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Adsorption and Release of Surfactant into and from Multifunctional Zwitterionic Poly(NIPAm-co-DMAPMA-co-AAc) Microgel Particles

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Monodispersed zwitterionic microgel (ZI-MG) particles that undergo an extensive, reversible change in volume in response to environmental stimuli such as pH and temperature were synthesized. These aqueous ZI-MG dispersions exhibited

Monodispersed zwitterionic microgel (ZI-MG) particles that undergo an extensive, reversible change in volume in response to environmental stimuli such as pH and temperature were synthesized. These aqueous ZI-MG dispersions exhibited a minimum hydrodynamic diameter value at an adjustable isoelectric point(IEP). In addition, the study elucidates the controlled uptake and release of ionic and nonionic surfactants from these particle systems. The extent of surfactant loading and the ensuing relative swelling/deswelling behaviors within the colloidal polymer networks are explained in terms of their binding interactions.

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Date Created
  • 2015-05

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Development of environmentally responsive multifunctional microgel particles: synthesis, characterization and applications

Description

Environmentally responsive microgels have drawn significant attention due to their intrinsic ability to change volume in response to various external stimuli such as pH, temperature, osmotic pressure, or electric and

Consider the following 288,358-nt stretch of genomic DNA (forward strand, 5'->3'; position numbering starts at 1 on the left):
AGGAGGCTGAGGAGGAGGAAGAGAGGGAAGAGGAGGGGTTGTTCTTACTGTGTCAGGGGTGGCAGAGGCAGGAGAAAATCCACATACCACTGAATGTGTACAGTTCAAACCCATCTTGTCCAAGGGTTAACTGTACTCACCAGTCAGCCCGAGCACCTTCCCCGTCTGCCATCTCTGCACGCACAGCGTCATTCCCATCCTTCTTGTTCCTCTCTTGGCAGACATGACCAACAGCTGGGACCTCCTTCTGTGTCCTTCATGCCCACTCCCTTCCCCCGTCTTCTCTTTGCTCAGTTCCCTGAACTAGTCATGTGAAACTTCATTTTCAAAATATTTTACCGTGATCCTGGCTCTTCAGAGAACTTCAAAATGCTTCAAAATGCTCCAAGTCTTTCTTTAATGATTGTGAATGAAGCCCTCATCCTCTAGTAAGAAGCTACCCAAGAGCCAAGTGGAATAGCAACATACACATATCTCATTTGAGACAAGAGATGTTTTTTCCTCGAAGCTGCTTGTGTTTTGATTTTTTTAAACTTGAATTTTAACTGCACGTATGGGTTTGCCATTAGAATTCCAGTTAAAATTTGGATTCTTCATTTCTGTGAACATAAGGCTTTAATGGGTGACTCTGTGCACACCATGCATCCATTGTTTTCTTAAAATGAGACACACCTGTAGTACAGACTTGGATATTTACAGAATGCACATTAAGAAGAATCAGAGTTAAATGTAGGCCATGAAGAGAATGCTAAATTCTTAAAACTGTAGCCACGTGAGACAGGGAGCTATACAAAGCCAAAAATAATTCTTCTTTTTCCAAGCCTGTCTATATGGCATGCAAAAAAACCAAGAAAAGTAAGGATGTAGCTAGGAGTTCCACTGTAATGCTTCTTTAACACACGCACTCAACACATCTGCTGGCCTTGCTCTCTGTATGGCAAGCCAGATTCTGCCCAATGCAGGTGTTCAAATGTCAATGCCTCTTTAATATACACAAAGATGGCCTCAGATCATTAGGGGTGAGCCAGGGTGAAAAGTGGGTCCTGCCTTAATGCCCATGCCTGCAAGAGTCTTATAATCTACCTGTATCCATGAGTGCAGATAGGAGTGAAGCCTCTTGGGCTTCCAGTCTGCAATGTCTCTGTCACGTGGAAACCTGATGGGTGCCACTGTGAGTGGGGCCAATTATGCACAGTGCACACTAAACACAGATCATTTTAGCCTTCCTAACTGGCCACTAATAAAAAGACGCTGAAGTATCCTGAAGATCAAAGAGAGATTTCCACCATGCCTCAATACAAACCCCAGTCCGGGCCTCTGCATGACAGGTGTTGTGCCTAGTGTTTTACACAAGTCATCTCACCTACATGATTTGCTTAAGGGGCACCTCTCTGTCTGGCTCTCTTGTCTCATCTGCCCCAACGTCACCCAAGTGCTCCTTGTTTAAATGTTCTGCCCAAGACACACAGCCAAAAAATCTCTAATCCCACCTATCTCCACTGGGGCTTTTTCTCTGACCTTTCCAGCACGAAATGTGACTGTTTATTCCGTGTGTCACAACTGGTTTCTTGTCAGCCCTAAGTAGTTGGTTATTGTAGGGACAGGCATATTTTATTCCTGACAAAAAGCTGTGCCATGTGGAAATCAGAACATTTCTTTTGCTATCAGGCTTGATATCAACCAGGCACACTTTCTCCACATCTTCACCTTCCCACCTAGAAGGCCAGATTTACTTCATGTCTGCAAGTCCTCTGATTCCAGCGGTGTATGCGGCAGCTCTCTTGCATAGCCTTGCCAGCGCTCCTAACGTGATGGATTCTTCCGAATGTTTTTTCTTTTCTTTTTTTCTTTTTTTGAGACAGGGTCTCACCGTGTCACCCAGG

Environmentally responsive microgels have drawn significant attention due to their intrinsic ability to change volume in response to various external stimuli such as pH, temperature, osmotic pressure, or electric and magnetic fields. The extent of particle swelling is controlled by the nature of the polymer-solvent interaction. This thesis focuses on design and synthesis of environmentally responsive microgels and their composites, and encompasses methods of utilizing microgel systems in applications as vehicles for the adsorption, retention, and targeted delivery of chemical species. Furthermore, self-assembled microgel particles at ionic liquid (IL)-water interfaces demonstrate responsive colloidal lattice morphology. The thesis first reports on the fundamental aspects of synthesis, functionalization, and characteristic properties of multifunctional environmentally responsive microgels derived from poly(N-isopropylacrylamide) (PNIPAm) and other functional co-monomers. In particular, the uptake and release of active chemical species such as rheology modifiers into and from these ionic microgels is demonstrated. Moreover, a facile tunable method for the formation of organic-inorganic composites with Fe3O4 nanoparticles adsorbed and embedded within ionic microgel particles is explored. Additionally, the development of zwitterionic microgels (ZI-MG) is presented. These aqueous ZI-MG dispersions exhibit reversible parabolic swelling as a function of pH and display a minimum hydrodynamic diameter at a tunable isoelectric point (IEP). This study also elucidates the controlled uptake and release of surfactants from these particle systems. The extent of surfactant loading and the ensuing relative swelling/deswelling behaviors within the polymer networks are explained in terms of their binding interactions. The latter part of this thesis highlights the versatility of fluorescently labeled microgel particles as stabilizers for IL-water droplets. When the prepared particles form monolayers and equilibrate at the liquid-liquid interface, the colloidal lattice organization may re-order itself depending on the surface charge of these particles. Finally, it is shown that the spontaneously formed and densely packed layers of microgel particles can be employed for extraction applications, as the interface remains permeable to small active species.